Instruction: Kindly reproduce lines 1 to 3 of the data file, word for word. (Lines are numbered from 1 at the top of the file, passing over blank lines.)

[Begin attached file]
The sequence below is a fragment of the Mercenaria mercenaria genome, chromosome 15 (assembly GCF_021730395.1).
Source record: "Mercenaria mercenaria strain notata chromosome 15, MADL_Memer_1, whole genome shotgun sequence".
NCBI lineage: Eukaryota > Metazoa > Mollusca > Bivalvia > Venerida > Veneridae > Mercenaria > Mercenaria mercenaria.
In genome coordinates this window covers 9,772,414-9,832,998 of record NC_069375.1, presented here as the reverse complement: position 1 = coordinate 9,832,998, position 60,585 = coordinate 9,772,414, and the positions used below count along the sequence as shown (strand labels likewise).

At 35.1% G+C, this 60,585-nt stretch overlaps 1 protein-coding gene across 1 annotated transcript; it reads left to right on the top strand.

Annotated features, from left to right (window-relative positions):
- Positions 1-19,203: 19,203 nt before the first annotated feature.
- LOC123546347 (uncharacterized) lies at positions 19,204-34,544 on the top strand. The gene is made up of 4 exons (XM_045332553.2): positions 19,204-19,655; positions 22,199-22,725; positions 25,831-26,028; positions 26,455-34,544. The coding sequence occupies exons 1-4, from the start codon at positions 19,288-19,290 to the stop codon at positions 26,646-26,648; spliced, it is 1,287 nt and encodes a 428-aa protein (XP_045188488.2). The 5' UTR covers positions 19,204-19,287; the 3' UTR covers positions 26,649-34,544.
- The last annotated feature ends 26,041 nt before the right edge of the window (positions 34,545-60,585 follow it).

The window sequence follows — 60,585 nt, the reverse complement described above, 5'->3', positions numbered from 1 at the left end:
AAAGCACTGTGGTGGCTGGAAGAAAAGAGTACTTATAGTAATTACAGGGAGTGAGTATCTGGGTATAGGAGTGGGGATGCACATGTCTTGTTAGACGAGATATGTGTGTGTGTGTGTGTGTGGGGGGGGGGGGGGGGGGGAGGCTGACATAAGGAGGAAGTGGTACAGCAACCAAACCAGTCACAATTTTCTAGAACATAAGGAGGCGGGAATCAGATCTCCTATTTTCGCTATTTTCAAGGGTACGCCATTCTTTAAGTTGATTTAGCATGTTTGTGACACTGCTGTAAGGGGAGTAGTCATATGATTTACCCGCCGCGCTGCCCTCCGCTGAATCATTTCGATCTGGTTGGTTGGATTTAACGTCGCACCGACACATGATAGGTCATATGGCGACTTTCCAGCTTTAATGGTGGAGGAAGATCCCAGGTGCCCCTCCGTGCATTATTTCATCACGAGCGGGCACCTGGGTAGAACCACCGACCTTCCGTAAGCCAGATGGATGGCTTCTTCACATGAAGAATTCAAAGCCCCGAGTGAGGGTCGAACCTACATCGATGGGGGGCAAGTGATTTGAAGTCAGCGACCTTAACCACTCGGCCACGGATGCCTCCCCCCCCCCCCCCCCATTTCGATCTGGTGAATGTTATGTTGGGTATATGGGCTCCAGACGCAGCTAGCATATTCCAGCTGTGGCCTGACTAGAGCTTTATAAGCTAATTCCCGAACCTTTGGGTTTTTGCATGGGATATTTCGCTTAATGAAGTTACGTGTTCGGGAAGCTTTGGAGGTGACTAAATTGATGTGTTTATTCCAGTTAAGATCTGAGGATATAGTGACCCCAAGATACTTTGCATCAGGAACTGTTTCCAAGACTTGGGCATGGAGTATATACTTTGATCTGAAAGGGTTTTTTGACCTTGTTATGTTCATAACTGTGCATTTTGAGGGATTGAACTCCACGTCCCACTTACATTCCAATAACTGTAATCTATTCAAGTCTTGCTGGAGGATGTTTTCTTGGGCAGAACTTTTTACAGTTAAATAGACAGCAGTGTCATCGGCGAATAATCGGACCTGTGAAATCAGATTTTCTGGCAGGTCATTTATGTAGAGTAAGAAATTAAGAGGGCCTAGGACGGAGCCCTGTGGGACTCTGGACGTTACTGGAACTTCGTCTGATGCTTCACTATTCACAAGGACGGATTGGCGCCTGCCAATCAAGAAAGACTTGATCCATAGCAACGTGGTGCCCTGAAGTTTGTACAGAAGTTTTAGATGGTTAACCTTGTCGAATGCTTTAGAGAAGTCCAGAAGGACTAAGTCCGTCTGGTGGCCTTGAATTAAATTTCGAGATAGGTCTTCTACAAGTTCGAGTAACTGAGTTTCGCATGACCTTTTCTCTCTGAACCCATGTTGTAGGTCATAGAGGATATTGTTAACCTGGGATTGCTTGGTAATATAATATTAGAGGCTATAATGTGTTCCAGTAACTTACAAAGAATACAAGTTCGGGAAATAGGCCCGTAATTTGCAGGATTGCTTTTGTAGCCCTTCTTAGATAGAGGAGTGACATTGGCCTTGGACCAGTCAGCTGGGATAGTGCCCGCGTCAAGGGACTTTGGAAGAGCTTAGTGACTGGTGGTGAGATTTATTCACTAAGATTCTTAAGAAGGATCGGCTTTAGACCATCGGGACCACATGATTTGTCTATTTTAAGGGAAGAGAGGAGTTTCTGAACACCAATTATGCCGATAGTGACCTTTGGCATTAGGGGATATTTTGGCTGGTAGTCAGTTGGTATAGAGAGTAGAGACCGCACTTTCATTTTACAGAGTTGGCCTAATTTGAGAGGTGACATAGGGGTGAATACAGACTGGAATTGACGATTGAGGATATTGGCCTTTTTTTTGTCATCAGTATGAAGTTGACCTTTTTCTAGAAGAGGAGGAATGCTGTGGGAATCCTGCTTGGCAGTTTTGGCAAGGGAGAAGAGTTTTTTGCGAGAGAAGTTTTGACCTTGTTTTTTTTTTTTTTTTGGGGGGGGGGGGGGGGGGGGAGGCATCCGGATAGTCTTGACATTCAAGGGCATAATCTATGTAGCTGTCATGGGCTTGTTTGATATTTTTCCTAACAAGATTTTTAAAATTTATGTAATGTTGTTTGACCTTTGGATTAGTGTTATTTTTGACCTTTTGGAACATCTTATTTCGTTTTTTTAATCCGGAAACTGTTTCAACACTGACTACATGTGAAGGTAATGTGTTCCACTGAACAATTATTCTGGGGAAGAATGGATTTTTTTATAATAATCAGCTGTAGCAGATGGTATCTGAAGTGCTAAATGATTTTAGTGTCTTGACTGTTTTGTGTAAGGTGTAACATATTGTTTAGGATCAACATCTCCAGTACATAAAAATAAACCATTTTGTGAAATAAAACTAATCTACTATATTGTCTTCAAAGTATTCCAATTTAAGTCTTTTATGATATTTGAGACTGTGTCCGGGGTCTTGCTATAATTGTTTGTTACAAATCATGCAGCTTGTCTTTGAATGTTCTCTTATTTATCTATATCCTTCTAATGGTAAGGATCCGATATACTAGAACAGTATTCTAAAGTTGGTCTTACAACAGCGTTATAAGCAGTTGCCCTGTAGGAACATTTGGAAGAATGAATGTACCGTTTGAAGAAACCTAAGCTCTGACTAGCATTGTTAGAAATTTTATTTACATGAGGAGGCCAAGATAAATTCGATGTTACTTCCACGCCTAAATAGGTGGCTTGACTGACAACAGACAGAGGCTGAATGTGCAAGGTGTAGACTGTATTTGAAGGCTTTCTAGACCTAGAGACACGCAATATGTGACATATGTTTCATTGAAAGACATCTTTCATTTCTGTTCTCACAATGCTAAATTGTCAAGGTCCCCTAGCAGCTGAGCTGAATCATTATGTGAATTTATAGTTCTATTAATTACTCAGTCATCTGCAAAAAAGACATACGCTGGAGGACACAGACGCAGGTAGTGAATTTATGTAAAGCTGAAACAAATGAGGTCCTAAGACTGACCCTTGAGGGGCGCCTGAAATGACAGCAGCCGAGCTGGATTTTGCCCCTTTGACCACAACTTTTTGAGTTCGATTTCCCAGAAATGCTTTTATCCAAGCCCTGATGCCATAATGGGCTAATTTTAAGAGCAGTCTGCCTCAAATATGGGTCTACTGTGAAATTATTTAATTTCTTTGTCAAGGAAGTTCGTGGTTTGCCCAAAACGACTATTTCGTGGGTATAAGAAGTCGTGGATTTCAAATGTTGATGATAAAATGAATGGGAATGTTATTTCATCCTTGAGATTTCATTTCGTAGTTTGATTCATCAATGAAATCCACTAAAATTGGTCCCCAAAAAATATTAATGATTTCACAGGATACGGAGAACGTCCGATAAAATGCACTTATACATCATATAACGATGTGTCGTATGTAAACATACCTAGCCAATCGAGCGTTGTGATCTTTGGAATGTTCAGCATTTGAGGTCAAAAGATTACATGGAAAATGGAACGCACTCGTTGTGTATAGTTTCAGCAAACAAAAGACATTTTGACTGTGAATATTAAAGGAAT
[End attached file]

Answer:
The sequence below is a fragment of the Mercenaria mercenaria genome, chromosome 15 (assembly GCF_021730395.1).
Source record: "Mercenaria mercenaria strain notata chromosome 15, MADL_Memer_1, whole genome shotgun sequence".
NCBI lineage: Eukaryota > Metazoa > Mollusca > Bivalvia > Venerida > Veneridae > Mercenaria > Mercenaria mercenaria.